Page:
Thursday, March 28, 2013


(For personal safety this will be posted after the event.)

I'm learning what it's like to cope/stayhealthy/thrive in the midst of loneliness. My man is gone for two weeks, and this is the longest we'll have been apart. It's for a good cause - he's in Sierra Leone scoping out our work and living situation for later this year. I'm so excited to hear all about it when he gets back.

The more missionaries I talk to the more I learn that being apart (due to meetings, gathering resources and supplies, etc.) is part of the missionary life. We decided it would be good practice during this orientation to think about the essentials for life during our times apart. So many of the things that came up are ones that hardly cross our minds back "home."

  • Safety: Do I feel safe? Are there people I can turn to quickly and easily?
  • Transportation: Do I have the ability to go where I need with baby in tow?
  • Health: Do I have what I need to stay physically healthy (hydrated, etc)? Emotionally healthy? Do I need/have electricity, water, internet?
  • Communication: Am I able to contact people I need? Can I communicate with Josh?

We're halfway through our time, and I'm really pleased with our setup. We addressed each of these things before he left, and we're doing great. Baby E and I are eating 2-3 meals a day, sleeping well, getting some exercise, doing fun activities, meeting some new people, and learning some new things. My man asked some missionaries and a local friend to look out for me, and they're doing a great job! We've even been able to talk to him briefly over the phone a couple times. *swoon* That's the only time I've been crying... when I hear his voice.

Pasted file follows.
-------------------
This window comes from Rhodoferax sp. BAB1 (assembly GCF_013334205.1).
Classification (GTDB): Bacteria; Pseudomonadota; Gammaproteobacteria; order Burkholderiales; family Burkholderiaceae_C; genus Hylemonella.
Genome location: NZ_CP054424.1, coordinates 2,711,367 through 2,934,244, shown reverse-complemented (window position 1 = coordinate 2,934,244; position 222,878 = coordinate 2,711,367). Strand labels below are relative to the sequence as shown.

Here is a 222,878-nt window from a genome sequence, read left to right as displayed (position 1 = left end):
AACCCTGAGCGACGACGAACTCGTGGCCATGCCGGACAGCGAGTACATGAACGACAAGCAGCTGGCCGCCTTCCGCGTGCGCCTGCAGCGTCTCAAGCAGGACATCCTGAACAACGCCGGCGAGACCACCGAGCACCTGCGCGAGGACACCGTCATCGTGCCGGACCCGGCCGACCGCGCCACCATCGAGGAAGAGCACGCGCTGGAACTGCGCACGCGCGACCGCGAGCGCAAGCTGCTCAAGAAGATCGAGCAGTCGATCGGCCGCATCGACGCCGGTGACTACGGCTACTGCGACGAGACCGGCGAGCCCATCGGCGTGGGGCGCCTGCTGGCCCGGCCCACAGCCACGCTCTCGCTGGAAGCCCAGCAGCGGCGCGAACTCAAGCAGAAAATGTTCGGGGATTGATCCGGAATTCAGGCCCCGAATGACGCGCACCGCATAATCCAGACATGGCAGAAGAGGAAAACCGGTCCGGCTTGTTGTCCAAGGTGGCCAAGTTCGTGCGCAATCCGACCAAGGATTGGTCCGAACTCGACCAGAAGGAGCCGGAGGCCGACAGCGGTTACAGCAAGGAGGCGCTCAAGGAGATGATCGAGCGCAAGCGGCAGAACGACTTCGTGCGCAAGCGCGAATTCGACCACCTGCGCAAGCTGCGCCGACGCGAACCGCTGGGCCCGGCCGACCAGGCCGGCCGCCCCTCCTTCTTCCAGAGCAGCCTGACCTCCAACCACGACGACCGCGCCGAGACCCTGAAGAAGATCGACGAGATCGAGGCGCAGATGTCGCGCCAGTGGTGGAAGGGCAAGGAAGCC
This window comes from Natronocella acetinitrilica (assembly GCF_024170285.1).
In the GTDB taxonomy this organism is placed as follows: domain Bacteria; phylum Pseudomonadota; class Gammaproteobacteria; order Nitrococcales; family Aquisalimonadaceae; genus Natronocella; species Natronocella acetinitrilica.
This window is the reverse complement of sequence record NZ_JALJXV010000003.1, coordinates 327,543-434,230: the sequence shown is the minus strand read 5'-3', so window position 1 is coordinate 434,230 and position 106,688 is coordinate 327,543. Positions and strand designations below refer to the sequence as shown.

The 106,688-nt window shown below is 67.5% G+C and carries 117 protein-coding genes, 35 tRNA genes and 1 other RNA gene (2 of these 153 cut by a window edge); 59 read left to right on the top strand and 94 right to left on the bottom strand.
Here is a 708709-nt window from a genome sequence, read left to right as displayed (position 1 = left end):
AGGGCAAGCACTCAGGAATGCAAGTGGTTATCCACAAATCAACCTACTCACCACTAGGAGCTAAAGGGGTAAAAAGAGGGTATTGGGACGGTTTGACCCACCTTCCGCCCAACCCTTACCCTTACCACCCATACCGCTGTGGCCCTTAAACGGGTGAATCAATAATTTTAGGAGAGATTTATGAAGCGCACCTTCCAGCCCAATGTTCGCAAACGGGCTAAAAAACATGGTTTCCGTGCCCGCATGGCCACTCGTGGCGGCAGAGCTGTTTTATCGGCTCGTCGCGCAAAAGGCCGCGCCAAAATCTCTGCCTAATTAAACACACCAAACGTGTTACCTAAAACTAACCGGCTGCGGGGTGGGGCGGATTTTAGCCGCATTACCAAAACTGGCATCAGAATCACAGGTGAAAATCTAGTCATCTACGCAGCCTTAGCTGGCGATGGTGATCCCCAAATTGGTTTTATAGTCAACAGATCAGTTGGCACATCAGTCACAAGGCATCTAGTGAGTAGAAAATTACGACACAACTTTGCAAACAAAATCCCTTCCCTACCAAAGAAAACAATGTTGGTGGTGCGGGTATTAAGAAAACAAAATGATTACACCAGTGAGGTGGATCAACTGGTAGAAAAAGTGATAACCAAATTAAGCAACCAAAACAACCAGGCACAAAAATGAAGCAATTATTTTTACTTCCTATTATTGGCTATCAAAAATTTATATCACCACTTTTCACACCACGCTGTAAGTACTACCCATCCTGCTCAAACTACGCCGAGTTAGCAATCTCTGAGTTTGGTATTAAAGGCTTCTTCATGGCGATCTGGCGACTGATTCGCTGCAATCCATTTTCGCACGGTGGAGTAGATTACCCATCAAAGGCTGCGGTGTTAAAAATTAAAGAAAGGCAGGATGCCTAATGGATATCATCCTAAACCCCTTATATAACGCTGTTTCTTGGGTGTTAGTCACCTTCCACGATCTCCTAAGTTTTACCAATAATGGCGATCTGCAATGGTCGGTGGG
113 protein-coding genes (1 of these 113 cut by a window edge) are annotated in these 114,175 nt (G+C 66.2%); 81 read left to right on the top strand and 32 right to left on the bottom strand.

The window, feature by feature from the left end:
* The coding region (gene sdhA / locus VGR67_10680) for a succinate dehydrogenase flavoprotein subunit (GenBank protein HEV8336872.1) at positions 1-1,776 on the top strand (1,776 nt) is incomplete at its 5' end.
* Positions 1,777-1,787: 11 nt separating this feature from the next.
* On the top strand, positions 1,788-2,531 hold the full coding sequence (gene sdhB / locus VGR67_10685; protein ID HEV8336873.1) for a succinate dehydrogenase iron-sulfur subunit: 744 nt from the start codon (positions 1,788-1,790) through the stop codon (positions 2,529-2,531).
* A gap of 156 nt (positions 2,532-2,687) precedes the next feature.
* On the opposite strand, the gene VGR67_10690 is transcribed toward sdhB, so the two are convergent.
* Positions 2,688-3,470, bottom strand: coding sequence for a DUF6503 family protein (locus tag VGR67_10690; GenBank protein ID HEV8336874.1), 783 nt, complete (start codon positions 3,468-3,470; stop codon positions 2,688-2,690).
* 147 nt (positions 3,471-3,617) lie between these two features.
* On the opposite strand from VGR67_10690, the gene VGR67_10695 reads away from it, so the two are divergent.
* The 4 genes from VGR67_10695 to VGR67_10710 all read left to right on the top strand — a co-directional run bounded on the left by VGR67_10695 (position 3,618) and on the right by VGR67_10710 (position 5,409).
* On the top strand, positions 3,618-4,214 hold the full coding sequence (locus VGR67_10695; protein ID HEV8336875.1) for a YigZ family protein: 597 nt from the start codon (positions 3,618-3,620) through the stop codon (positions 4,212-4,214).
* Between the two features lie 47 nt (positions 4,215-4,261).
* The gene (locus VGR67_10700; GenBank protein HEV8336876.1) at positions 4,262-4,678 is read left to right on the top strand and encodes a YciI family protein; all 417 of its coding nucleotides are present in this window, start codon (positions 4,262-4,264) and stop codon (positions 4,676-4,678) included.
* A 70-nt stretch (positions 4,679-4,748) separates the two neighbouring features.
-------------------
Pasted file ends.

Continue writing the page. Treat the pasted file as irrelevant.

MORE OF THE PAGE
I'm grateful for some advice a friend in Norway gave from her experience of being alone: "Treat yourself to some good food and some fun project when Elijah is alseep."

That helps with the thriving part of being alone. So do all the prayers that are being said on our behalf.

Friday, March 22, 2013

Can I be their wife?

I often think about what it's going to be like living among the people to whom God is sending us. Will we be called "stranger," "outsider," "white man/woman"? For a time, no doubt about it. Maybe a long time. Maybe the whole time we're there. What's it going to take to become an insider, to really bond? Giving up hot showers (wouldn't want those anyway), lattes, air-conditioning? Living in local houses and eating local food?